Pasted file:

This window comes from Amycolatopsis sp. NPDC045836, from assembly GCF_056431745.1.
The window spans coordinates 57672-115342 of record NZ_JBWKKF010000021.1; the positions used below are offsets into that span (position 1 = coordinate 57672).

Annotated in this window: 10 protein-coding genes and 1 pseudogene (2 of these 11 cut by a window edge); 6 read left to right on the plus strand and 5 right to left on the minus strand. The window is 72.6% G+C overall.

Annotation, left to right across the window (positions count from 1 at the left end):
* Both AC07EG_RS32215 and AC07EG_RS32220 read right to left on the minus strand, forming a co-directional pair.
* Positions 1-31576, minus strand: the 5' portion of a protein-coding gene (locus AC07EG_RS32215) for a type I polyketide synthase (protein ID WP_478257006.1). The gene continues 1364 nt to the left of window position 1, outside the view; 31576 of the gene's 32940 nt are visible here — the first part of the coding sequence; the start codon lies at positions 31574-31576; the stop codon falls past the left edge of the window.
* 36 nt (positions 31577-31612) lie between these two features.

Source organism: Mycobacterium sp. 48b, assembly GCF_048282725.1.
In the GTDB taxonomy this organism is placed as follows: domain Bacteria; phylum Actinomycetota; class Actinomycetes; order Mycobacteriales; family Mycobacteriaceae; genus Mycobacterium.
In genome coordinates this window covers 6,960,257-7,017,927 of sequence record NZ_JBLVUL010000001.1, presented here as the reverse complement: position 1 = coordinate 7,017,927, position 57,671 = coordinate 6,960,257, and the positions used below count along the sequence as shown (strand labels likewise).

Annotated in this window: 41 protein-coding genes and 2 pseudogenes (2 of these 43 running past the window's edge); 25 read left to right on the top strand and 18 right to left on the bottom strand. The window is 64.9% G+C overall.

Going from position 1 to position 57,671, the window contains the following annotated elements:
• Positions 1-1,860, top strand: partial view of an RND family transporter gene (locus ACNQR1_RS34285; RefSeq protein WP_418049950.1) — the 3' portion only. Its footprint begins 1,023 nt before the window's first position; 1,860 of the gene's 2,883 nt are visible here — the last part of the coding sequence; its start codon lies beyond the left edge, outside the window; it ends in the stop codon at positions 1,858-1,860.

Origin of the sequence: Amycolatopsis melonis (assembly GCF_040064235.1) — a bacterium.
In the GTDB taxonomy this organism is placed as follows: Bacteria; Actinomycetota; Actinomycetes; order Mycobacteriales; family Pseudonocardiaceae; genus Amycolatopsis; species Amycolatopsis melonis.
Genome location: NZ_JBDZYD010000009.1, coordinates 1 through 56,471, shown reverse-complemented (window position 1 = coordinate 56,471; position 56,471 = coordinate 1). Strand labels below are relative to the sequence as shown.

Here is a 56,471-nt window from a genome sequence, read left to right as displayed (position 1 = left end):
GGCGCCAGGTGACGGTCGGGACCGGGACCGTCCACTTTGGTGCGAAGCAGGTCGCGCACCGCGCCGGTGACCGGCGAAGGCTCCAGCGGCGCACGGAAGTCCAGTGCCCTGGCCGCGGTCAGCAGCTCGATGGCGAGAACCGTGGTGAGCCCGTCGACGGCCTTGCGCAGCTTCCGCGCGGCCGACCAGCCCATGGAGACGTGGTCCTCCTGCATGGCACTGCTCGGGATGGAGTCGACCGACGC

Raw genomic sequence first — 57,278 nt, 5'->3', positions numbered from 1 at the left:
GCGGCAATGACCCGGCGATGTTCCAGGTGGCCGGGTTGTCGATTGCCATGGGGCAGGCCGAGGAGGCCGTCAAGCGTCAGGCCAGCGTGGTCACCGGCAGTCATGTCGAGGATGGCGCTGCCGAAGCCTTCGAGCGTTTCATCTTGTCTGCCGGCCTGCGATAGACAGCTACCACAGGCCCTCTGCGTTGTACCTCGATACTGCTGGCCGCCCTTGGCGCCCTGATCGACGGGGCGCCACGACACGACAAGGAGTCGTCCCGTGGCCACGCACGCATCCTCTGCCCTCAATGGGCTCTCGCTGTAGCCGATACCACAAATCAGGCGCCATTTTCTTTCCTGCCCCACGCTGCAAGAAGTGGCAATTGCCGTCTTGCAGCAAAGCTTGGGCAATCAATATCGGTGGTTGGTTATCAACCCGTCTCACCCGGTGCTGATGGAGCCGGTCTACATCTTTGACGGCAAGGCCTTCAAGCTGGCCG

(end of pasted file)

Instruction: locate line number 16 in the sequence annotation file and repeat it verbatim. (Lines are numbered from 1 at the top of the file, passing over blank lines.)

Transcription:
Genome location: NZ_JBDZYD010000009.1, coordinates 1 through 56,471, shown reverse-complemented (window position 1 = coordinate 56,471; position 56,471 = coordinate 1). Strand labels below are relative to the sequence as shown.